The state also reported 1,013 new cases of COVID-19 in the Commonwealth, which is a 240-case increase from Saturday’s total of 773 new coronavirus cases. Altogether, there are 92,675 confirmed cases of COVID-19 in Mass., according to the Department of Public Health.
Mass. DPH also announced that 11,387 new tests have been administered in the state since their Saturday update, bringing the total number of tests performed in Mass. to 532,373.
For the third consecutive day, the number of new deaths from COVID-19 in Massachusetts has decreased, after Mass. DPH announced 76 new deaths from the virus as of Saturday evening. The daily death total from the virus has hovered around 80 people the last three days, after 126 new deaths were reported on Wednesday, May 20.
After adding in Saturday’s numbers, the total number of deaths from COVID-19 in the state stands at 6,304 people, per Mass. DPH.
The state’s Department of Public Health also reported Saturday that 773 additional cases of the coronavirus have been reported in Massachusetts since their latest update Friday. Saturday is the second straight day that the number of new, daily COVID-19 cases has decreased in the state.
In total. there are 91,662 confirmed cases of COVID-19 in Massachusetts.
Mass. DPH also announced that 9,342 new tests were performed since Friday, pushing the total number of COVID-19 tests administered in the state to 520,986.
State health officials report another 80 COVID-19 deaths in Mass. Friday, bringing the state death toll to 6,228.
There have been an additional 805 confirmed cases. There are now 90,889 confirmed cases of COVID-19 in Massachusetts.
Officials report 10,158 new tests. A total of 511, 644 tests have been performed in the state.
The death toll in Massachusetts from COVID-19 has risen as the state’s Department of Public Health reported 82 new deaths from COVID-19 in the state. That daily total brings the total number of deaths in Massachusetts from the virus to 6,148 people.
The state also announced 1,114 new cases of COVID-19 in Mass., moving the total number of confirmed cases to 90,084.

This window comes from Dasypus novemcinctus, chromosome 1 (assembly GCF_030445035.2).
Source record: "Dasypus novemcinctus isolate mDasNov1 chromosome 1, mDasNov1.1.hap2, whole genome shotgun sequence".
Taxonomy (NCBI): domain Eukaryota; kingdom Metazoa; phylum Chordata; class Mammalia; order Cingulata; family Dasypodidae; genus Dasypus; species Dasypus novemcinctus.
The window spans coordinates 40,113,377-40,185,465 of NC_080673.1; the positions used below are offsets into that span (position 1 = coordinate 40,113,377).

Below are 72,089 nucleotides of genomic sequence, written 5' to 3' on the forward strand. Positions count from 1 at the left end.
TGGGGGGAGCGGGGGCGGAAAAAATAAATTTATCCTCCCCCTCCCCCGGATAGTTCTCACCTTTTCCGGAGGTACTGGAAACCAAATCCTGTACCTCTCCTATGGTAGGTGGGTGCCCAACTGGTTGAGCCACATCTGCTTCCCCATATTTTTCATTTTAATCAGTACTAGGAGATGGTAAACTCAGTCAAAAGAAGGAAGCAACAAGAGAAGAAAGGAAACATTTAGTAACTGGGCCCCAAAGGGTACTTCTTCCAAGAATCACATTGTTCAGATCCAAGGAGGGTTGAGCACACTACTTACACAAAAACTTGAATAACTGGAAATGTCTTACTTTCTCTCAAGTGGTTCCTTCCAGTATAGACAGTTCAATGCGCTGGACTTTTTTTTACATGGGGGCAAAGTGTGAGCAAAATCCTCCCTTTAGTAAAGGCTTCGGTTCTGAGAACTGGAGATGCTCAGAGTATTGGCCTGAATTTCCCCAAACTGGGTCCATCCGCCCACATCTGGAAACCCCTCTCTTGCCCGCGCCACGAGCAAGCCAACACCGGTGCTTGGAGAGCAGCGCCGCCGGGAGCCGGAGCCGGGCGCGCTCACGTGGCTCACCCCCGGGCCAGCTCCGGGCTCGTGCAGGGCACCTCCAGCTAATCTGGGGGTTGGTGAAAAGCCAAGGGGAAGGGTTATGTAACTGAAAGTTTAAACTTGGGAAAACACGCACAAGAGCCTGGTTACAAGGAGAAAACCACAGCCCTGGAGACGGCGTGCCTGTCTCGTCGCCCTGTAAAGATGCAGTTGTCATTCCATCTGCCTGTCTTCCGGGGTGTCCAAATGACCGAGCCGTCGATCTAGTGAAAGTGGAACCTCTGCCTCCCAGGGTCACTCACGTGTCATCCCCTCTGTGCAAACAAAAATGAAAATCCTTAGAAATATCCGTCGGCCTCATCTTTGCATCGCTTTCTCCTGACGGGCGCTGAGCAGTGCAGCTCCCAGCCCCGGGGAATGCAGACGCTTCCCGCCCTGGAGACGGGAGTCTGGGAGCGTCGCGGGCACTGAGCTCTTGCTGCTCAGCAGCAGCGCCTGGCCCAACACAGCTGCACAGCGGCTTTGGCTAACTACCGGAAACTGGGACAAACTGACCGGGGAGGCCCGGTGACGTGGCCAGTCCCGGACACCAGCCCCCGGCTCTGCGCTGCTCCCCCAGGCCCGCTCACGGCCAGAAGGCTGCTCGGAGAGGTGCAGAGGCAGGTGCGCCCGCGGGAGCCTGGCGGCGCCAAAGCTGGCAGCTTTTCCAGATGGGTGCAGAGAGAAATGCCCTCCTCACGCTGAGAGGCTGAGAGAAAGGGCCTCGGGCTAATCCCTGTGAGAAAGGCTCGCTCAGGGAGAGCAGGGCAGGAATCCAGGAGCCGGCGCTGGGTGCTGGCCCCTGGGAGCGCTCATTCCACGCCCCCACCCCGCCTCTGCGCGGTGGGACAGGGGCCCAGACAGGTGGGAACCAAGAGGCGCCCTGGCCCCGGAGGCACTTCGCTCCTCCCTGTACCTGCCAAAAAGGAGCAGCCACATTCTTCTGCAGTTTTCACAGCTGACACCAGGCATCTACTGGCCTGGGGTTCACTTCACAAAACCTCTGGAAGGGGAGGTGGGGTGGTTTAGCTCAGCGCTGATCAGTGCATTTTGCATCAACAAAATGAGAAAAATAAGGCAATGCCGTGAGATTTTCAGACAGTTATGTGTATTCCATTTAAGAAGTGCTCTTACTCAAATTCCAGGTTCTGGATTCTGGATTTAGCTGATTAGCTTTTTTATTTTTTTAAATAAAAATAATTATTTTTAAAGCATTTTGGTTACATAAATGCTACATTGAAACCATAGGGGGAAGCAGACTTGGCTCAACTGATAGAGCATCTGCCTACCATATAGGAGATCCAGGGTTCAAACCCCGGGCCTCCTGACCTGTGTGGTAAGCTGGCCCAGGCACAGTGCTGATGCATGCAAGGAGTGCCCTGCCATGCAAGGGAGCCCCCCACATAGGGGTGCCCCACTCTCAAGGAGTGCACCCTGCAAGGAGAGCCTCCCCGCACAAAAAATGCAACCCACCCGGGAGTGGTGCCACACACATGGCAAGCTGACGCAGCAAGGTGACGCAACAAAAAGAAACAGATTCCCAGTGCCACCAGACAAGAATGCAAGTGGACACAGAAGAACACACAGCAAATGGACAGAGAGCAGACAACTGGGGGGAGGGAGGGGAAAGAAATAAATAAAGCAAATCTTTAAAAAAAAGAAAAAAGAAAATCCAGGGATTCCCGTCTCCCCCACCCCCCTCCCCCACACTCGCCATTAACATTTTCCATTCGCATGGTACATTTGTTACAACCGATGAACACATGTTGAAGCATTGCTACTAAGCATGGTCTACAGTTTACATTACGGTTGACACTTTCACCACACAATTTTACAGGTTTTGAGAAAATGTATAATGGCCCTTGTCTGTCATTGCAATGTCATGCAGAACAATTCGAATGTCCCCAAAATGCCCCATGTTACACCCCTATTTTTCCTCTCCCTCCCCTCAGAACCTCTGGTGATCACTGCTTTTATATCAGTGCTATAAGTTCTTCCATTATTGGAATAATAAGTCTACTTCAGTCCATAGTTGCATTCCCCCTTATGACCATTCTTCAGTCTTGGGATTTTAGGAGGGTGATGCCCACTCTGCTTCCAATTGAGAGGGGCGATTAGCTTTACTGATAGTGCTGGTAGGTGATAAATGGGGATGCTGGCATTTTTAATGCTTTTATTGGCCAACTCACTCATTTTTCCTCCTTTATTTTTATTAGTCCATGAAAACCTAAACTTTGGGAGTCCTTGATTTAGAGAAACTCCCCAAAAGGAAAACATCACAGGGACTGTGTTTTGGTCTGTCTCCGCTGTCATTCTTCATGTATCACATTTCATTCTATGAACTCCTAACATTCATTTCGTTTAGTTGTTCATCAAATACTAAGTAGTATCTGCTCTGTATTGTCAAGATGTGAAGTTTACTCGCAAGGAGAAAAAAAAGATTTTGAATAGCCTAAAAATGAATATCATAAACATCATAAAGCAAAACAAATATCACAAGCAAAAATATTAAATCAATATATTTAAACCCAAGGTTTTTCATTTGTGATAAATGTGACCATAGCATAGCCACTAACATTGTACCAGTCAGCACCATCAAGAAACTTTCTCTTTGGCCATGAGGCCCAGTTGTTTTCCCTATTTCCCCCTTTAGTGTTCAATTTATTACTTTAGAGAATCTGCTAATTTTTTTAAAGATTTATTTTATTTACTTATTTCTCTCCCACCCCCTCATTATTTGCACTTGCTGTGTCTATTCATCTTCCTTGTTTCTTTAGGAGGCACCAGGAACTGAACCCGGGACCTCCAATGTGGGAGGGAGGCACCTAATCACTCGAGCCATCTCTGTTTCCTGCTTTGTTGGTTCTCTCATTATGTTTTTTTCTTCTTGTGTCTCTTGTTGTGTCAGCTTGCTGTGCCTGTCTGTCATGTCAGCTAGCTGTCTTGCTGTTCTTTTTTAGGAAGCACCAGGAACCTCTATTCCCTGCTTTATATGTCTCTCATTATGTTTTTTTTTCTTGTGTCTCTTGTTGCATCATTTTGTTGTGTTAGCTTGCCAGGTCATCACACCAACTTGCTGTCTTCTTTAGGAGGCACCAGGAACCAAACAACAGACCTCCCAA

In addition to those new cases, Mass. DPH reported that 11,533 new coronavirus tests were performed since Wednesday’s update, meaning that there have been 501,486 total tests administered for the virus in Massachusetts.
Moving forward, Boston Mayor Marty Walsh said his organization will work to support small businesses, help overcome challenges to safety, and plan for reopening.
“There should be no play dates still, no visiting the elderly and those at high risk, and no sports,” Walsh said.
The city has added a new reopening section to Boston.gov/coronavirus.
Another new site, Boston.gov/business-ppe, offers businesses with a guide to safety equipment required for businesses to operate.
Another 2.4 million Americans filed for unemployment last week, according to the latest numbers tallied by the U.S. Department of Labor.
This week’s report counted 38,328 filings from Massachusetts in the week ending May 16. That’s over 6,000 fewer than the week previous.
The total unemployment claims across the U.S. since the pandemic lockdown began has now reached over 39 million, according to the report.
Last week’s count is down slightly from the previous week as some businesses have been to reopen, especially in southern states.
The death toll in Massachusetts from COVID-19 has risen above 6,000 people on Wednesday as the state’s Department of Public Health reported 128 new deaths from COVID-19 in the state. That daily total - which is the first to be above 100 deaths since Saturday, May 17 - brings the total number of deaths in Massachusetts from the virus to 6,066 people.
The state also announced 1,045 new cases of COVID-19 in Mass., moving the total number of confirmed cases to 88,970.
In addition to those new cases, Mass. DPH reported that 13,013 new coronavirus tests were performed since Tuesday’s update, meaning that there have been 489,953 total tests administered for the virus in Massachusetts.
For the third day in a row, the state’s Department of Public Health announced that the latest daily total of COVID-19 deaths in Massachusetts is fewer than 100 people. After totals of 92 deaths on Sunday and 65 new deaths on Monday, Mass. DPH reported on Tuesday that there are 76 new deaths from the coronavirus in the Commonwealth.
That pushes the death toll in the state from the virus to 5,938 people.
Additionally, Mass. DPH also announced that there are 873 new cases of COVID-19 in Massachusetts, bringing the total number of confirmed cases in the state to 87,925.
The state is also reporting that 7,741 additional COVID-19 tests have been administered in Massachusetts, vaulting the total number of tests performed in the Commonwealth to 476,940.
Boston Mayor Walsh said that overall health data shows that we’re “moving in the right direction” in Massachusetts.
But, he emphasized the importance of continuing to practice social distancing, hand washing, covering our faces and disinfecting surfaces as much as possible.